Even so, therapists take this concern seriously. Sexual intimacy is a pleasure in its own right and sex releases hormones that help relationships stay strong through other challenges, like parenting stress. So, therapists address any genuine psycho-sexual dysfunction, help partners understand their remaining differences and then explore patterns of intimacy that can fit for both.
But as with aging, libido differences that emerge over time in young couples appear normal. When Murray and her colleague Robin Milhausen studied young college-age couples, they found small month-to-month declines in sexual interest among females in monogamous relationships. Murray called this a transition from “passionate intimacy” to “compassionate intimacy.” By contrast, young males tended to have a more persistent level of desire. Murray wants couples to understand that this pattern is normal and doesn’t necessarily signal that the relationship is flawed or in trouble. The key for healthy couples is setting realistic expectations, adapting to each other and getting creative about physical intimacy.
4. Asexuality is part of the normal spectrum of desire. When my daughter was in middle school, she interrupted her after-school snack one day to ask me a question: “Mom, I know that there are people who are gay and people who are straight and people who are bi. Are there people who are asexual?” I blinked because—to be honest—until she asked, the question had never crossed my mind. But it took me only about five seconds to answer, “Well, there must be.” I explained that all human interests and desires exist in different degrees in different people. Then, after she went off to do her homework, I went to the internet where I found the Asexual Visibility and Education network.
In a world plagued by slut shaming, burkas, female genital mutilation, rape culture, sexual performance pressures, homophobia, sexual “sin,” and punishment babies, plenty of people have hang-ups that get in the way of sexual desire or pleasure. Also, a host of medical issues ranging from cancer to depression to obesity can nuke interest in sex. But that doesn’t mean all lack of desire is a function of hang-ups or medical problems. This past spring the mainstream media drew attention to asexuality as a normal sexual orientation and identity. Several young people who identify as either asexual (not experiencing sexual attraction) or gray sexual (having very little sexual interest) have written or spoken to journalists about their experience in a culture that constantly bombards people with sexual images and expectations. (See, for example, NYT: Asexual and Happy or Wired: Young, Attractive, and Totally Not into Having Sex.)
Not that awareness of asexuality is new to researchers. In a 1983 survey, approximately 5 percent of male respondents and 10 percent of females said they weren’t attracted to either sex. A British study in 2004 found that one percent of people said they had “never felt sexually attracted to anyone at all.” What distinguishes asexuality from waxing or waning desire is consistent and persistent lack of interest, which can leave “Aces”, as some call themselves, feeling alienated. As one commenter put it, “Imagine the most ridiculous thing that you can, and then imagine that it’s all anyone else cares about.”
5. The real world includes shades of gray—and brown and gold and the colors of the rainbow. Between most opposites lies a spectrum—myriad shades of gray that might not make good ad copy or blockbuster footage or religio-political theater, but that do make up the real world. Sexual desire is no exception. To make matters more complicated (and wonderful), sexuality is tangled up with romance, intimacy, aesthetic attractions, friendship and partnership, which can vary independently and which can be either static or fluid over time. A YouTube celeb, SwankIvy, who describes herself as an asexuality educator, lays out an array of variations (asexual, aromantic; asexual, gray romantic . . . ) that is dizzying and yet instantly credible as a reflection of life’s multi-faceted intricacy. As when I faced that first unexpected inquiry about asexuality, SwankIvy’s unpolished video introduced questions I had never thought to ask.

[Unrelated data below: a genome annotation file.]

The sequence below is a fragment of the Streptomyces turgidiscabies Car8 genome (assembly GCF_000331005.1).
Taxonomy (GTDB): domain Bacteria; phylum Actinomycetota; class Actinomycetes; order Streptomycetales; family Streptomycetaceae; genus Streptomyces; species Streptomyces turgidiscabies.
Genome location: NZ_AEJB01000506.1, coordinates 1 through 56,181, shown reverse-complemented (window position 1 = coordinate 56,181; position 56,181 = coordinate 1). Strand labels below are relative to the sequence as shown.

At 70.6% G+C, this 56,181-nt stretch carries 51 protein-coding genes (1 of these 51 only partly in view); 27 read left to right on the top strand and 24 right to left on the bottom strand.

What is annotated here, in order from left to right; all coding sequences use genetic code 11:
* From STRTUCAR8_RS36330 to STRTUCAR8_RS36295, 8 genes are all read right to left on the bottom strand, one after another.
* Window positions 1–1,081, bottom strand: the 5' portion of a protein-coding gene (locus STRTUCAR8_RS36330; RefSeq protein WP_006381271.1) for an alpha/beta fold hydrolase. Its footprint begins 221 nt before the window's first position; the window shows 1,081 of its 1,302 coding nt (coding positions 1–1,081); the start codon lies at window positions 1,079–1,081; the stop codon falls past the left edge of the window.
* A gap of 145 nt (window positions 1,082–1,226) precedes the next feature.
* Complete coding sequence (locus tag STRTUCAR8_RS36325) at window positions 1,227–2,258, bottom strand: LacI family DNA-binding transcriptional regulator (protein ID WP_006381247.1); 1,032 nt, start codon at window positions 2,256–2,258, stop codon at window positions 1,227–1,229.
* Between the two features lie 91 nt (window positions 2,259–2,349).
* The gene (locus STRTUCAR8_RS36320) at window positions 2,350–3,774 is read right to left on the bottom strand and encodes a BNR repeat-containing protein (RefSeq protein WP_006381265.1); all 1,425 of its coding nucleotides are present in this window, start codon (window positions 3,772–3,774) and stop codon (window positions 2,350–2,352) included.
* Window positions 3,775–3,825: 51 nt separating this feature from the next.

By the time my daughters finished high school, they lived among young people who had moved beyond sexual (and gender and racial and cultural) binaries. To their peers, asexual is just another kind of queer, which they treat with the same live-and-let-live acceptance they would give to any other sexual or gender identity. Oh, and it’s ok if tomorrow you feel different and want me to call you something else. What they can’t wrap their brains around is why old people like me have such a need to put everyone in tidy boxes.
Is the wearisome tug of war between sex-sellers and finger-waggers another binary their generation will cast aside? I suspect so and I look forward to the possibilities. Imagine a future in which people are free to be as interested in sex as they are or aren’t, without stigma, the way that some of us are and aren’t interested in, say, reading. Imagine that young people no longer get pressured to either bullshit about their sexual prowess or glorify their untrammeled twats by swooshing around in white dresses and making vows of abstinence that they then break. Imagine college-age couples knowing in advance that they will move from passion to compassion, that their bodies are unlikely to change in unison and that long-term physical intimacy will likely require an ever-changing creative commitment. Imagine elders who don’t feel diminished as men or women simply because their libido hasn’t stayed “lively.”
Sexual intimacy and pleasure are precious to most of us at some point in our lives, but there are many ways to embrace life fully and deeply, to love well and live well and experience waves of delight. A silent majority of us are sex-obsessed only once in a while, or not at all, or used to be but aren’t any more. If we became more visible, I wonder who would be most disappointed—the executives who are betting that titillation will keep us buying or the Religious Right who might find that their prohibitions aren’t needed—and never were.
Valerie Tarico is a psychologist and writer in Seattle, Washington. She is the author of Trusting Doubt: A Former Evangelical Looks at Old Beliefs in a New Light and Deas and Other Imaginings, and the founder of www.WisdomCommons.org. Her articles about religion, reproductive health, and the role of women in society have been featured at sites including AlterNet, Salon, the Huffington Post, Grist, and Jezebel. Subscribe at ValerieTarico.com.